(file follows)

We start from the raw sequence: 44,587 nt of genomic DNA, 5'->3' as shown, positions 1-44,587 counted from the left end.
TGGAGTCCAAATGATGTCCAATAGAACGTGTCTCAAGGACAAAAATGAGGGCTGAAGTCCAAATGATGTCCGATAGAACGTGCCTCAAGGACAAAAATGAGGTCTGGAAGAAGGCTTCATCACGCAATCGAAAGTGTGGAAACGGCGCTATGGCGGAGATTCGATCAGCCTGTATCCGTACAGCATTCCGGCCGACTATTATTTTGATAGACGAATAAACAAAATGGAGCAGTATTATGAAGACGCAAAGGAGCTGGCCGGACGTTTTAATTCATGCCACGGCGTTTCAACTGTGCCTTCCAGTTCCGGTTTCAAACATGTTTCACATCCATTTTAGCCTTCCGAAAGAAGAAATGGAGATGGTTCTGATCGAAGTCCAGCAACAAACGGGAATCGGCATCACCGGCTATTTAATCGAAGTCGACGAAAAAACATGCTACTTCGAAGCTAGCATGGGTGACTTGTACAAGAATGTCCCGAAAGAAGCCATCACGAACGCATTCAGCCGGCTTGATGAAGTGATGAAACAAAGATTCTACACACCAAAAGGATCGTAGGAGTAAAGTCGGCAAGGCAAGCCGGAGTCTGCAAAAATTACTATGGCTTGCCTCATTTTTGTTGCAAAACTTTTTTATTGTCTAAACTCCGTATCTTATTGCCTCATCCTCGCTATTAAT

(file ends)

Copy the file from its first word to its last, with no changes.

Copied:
We start from the raw sequence: 44,587 nt of genomic DNA, 5'->3' as shown, positions 1-44,587 counted from the left end.
TGGAGTCCAAATGATGTCCAATAGAACGTGTCTCAAGGACAAAAATGAGGGCTGAAGTCCAAATGATGTCCGATAGAACGTGCCTCAAGGACAAAAATGAGGTCTGGAAGAAGGCTTCATCACGCAATCGAAAGTGTGGAAACGGCGCTATGGCGGAGATTCGATCAGCCTGTATCCGTACAGCATTCCGGCCGACTATTATTTTGATAGACGAATAAACAAAATGGAGCAGTATTATGAAGACGCAAAGGAGCTGGCCGGACGTTTTAATTCATGCCACGGCGTTTCAACTGTGCCTTCCAGTTCCGGTTTCAAACATGTTTCACATCCATTTTAGCCTTCCGAAAGAAGAAATGGAGATGGTTCTGATCGAAGTCCAGCAACAAACGGGAATCGGCATCACCGGCTATTTAATCGAAGTCGACGAAAAAACATGCTACTTCGAAGCTAGCATGGGTGACTTGTACAAGAATGTCCCGAAAGAAGCCATCACGAACGCATTCAGCCGGCTTGATGAAGTGATGAAACAAAGATTCTACACACCAAAAGGATCGTAGGAGTAAAGTCGGCAAGGCAAGCCGGAGTCTGCAAAAATTACTATGGCTTGCCTCATTTTTGTTGCAAAACTTTTTTATTGTCTAAACTCCGTATCTTATTGCCTCATCCTCGCTATTAAT